Legroom on airplanes is a precious commodity, and how we determine who gets it can teach us a lot about how people bargain, argue Slate economics bloggers Christopher Buccafusco and Chris Sprigman.
Fistfights have broken out over the "right to recline," and people are divided over who has the best claim to the limited legroom. Buccafusco and Sprigman say the controversy is merely a question of how to divide scarce resources—and ran experiments to determine who is in the right.
Dealing with scarcity
Nobel Prize-winning economist Ronald Coase argues that, when distributing scarce resources, the party that gets them first is less important than the negotiations that come later. As long as people can bid freely, the person who values the commodity more will purchase it. Everyone goes home happy.
Sometimes transaction costs, like social norms against talking to strangers, prevent negotiation and result in an inefficient distribution of resources. In these situations, Coase says the solution is to give resources (in this case legroom) to the people who will value them more.
The authors surveyed people to see how much they would pay for either the right to recline—or the right not to be reclined upon. In some transactions, respondents were told there was a preexisting "right to recline," and the front passengers could choose to sell their right. In this scenario, front passengers wanted $41 on average to stop reclining, but back passengers would only offer $18 dollars. Front passengers won the day: they would stop reclining only about 21% of the time.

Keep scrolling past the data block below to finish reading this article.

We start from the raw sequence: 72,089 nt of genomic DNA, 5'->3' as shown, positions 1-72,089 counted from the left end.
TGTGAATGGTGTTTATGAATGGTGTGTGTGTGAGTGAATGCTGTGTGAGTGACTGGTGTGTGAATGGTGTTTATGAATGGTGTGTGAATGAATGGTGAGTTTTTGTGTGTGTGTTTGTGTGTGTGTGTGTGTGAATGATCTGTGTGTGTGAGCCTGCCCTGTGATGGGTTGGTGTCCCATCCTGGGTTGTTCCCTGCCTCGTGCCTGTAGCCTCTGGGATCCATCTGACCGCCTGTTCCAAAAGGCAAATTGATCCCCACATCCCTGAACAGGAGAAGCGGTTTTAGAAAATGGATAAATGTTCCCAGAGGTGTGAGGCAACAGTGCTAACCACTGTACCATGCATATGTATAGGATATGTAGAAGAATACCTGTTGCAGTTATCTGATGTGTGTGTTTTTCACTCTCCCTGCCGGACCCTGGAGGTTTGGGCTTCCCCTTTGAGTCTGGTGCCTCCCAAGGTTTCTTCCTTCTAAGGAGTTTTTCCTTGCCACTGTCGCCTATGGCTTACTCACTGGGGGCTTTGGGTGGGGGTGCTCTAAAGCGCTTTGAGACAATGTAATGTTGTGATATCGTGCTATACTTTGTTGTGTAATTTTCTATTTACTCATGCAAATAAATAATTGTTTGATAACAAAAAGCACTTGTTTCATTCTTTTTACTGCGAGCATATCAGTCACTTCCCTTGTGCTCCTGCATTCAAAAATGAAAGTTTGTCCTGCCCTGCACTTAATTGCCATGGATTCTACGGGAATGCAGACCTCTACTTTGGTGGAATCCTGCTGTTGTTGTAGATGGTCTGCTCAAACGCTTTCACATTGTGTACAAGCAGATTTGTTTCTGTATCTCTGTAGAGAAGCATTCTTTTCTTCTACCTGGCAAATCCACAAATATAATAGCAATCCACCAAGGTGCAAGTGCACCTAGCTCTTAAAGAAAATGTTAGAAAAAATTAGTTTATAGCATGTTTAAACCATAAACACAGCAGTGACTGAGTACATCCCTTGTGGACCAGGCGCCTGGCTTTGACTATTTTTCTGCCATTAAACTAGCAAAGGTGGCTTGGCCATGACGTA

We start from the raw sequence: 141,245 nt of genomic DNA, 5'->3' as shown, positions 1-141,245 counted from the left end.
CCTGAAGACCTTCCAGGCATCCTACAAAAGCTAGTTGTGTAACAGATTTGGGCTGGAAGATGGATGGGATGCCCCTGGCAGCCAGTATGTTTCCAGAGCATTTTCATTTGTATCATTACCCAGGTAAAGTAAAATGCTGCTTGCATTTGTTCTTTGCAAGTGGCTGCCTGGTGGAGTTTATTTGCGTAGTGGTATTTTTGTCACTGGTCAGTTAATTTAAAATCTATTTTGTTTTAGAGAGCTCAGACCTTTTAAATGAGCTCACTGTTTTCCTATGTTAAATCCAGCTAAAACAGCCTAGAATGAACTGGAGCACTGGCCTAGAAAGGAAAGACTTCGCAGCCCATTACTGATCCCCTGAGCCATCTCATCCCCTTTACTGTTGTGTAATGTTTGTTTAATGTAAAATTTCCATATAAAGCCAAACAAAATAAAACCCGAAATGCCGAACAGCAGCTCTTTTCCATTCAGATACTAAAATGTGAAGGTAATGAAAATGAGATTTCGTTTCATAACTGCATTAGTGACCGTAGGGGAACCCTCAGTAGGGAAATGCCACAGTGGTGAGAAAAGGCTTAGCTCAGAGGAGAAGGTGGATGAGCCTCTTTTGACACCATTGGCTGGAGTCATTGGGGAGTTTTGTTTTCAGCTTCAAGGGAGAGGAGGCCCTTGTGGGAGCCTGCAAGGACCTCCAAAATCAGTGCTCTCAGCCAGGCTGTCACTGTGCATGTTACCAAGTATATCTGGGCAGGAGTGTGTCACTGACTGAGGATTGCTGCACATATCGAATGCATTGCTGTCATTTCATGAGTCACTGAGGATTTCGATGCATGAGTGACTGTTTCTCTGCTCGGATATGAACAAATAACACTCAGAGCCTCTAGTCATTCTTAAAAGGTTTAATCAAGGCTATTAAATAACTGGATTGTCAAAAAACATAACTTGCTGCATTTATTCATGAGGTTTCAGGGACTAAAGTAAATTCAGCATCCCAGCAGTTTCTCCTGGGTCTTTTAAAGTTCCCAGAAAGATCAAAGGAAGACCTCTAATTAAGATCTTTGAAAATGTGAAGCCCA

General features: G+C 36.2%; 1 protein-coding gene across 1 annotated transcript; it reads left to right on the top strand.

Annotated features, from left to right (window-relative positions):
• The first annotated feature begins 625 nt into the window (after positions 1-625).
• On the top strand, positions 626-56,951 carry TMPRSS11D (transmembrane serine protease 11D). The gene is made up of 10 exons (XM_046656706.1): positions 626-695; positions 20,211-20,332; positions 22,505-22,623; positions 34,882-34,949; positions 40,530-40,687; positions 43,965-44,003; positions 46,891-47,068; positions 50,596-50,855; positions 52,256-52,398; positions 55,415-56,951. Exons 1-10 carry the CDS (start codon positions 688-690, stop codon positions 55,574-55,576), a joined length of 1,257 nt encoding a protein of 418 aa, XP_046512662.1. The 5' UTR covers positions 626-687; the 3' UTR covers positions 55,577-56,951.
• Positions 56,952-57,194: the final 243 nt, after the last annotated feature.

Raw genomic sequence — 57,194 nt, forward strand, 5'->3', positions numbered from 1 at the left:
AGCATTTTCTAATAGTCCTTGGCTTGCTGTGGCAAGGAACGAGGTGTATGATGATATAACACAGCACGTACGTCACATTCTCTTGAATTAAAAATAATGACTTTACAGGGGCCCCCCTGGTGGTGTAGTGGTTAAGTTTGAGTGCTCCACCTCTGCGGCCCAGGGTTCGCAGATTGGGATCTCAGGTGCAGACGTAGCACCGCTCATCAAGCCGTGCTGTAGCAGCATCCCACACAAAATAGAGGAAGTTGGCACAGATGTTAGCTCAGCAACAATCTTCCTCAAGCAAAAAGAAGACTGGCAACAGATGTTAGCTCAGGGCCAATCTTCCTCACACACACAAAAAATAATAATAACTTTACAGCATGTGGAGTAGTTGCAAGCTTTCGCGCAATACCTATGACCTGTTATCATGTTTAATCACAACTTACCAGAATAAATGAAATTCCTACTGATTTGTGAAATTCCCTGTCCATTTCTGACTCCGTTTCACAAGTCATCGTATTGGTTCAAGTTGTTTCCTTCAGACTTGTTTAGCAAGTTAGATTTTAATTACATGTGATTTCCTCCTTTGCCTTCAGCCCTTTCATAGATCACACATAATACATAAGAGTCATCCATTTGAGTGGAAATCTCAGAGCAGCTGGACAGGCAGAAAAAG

But the researchers found a surprising result—flip the premise, and the results flip, too.
In other transactions, the initial situation was reversed: participants were told they had no such right to recline, and back passengers could choose to sell their legroom. This time, front passengers only offered $12 for permission to recline, but back passengers wanted $39. Despite the high value front passengers placed on leaning back in the first scenario, they now stopped reclining 72% of the time.
Negotiators who started with a presumed right to the legroom valued it more, at $41 versus only $12. This phenomenon is called the "endowment effect:" people who get something by default value it more than if they had purchased it.
In either case, negotiating is preferable because it satisfies more people. But Buccafusco and Sprigman hypothesize that the awkwardness of offering a stranger money imposes a transaction cost that prevents negotiations. And neither front nor back passengers valued the space more across all transactions. So who wins?
Buccafusco and Sprigman suggest a potential solution: avoid money, and offer a gift instead. Participants were more comfortable offering someone a cocktail or snack not to recline than they were offering cash, and would-be recliners said they would accept 78% of the time (Buccafusco/Sprigman, Slate, 9/23).
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